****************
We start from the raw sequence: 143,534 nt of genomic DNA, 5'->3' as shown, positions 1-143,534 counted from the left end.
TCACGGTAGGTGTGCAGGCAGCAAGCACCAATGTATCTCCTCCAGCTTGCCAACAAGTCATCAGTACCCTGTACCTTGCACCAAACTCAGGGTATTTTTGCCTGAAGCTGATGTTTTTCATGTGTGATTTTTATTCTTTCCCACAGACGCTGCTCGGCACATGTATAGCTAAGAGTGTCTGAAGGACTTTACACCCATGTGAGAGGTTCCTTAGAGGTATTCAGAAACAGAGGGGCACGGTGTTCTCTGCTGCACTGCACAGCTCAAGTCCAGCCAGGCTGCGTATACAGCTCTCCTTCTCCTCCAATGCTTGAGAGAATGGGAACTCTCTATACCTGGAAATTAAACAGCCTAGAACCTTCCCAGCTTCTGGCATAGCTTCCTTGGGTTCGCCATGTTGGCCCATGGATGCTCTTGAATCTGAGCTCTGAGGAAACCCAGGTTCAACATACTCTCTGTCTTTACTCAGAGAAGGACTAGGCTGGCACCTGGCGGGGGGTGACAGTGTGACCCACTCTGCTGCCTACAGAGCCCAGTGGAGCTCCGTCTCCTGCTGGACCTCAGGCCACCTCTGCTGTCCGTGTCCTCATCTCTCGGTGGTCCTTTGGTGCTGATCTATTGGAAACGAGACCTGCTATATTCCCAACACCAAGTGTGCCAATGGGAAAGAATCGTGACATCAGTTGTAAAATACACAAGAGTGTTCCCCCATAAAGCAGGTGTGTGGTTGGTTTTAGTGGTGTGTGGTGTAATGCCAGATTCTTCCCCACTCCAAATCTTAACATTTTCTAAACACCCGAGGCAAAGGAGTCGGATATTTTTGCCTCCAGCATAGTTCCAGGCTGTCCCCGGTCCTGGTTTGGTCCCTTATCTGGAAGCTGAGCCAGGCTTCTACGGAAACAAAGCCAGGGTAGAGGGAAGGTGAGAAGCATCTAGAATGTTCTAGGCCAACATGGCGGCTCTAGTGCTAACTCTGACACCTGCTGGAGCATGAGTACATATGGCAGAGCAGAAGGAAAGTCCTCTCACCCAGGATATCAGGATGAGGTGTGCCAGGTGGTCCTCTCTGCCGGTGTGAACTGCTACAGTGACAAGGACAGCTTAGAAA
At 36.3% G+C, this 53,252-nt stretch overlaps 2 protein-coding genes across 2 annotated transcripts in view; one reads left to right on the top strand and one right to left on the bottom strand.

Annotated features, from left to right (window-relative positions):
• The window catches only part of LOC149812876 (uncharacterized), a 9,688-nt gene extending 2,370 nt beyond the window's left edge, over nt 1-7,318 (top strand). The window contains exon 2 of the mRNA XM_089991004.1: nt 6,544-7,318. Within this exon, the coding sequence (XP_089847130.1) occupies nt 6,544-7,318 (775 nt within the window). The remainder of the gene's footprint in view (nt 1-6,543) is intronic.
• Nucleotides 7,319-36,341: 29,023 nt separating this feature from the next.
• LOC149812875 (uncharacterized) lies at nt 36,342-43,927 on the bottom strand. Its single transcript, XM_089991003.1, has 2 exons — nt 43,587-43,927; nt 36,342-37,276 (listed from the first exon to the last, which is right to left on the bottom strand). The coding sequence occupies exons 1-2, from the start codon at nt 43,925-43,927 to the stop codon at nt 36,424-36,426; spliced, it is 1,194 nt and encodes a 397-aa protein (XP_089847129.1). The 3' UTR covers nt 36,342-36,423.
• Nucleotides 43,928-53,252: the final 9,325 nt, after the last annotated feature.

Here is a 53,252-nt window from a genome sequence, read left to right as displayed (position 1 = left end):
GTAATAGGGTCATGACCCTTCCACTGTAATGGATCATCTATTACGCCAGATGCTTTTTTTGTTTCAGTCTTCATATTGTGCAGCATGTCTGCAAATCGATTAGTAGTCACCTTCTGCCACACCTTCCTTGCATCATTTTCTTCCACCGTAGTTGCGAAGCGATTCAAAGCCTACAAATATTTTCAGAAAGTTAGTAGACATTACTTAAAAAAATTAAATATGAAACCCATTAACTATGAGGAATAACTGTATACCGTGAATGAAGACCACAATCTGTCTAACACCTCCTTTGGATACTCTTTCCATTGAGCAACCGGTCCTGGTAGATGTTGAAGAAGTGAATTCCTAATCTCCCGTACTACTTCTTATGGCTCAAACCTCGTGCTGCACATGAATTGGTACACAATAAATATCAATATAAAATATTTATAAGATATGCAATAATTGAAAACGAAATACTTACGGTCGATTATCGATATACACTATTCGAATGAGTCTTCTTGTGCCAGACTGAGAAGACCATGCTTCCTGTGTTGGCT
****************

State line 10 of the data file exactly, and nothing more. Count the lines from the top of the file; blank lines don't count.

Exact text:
GTAATAGGGTCATGACCCTTCCACTGTAATGGATCATCTATTACGCCAGATGCTTTTTTTGTTTCAGTCTTCATATTGTGCAGCATGTCTGCAAATCGATTAGTAGTCACCTTCTGCCACACCTTCCTTGCATCATTTTCTTCCACCGTAGTTGCGAAGCGATTCAAAGCCTACAAATATTTTCAGAAAGTTAGTAGACATTACTTAAAAAAATTAAATATGAAACCCATTAACTATGAGGAATAACTGTATACCGTGAATGAAGACCACAATCTGTCTAACACCTCCTTTGGATACTCTTTCCATTGAGCAACCGGTCCTGGTAGATGTTGAAGAAGTGAATTCCTAATCTCCCGTACTACTTCTTATGGCTCAAACCTCGTGCTGCACATGAATTGGTACACAATAAATATCAATATAAAATATTTATAAGATATGCAATAATTGAAAACGAAATACTTACGGTCGATTATCGATATACACTATTCGAATGAGTCTTCTTGTGCCAGACTGAGAAGACCATGCTTCCTGTGTTGGCT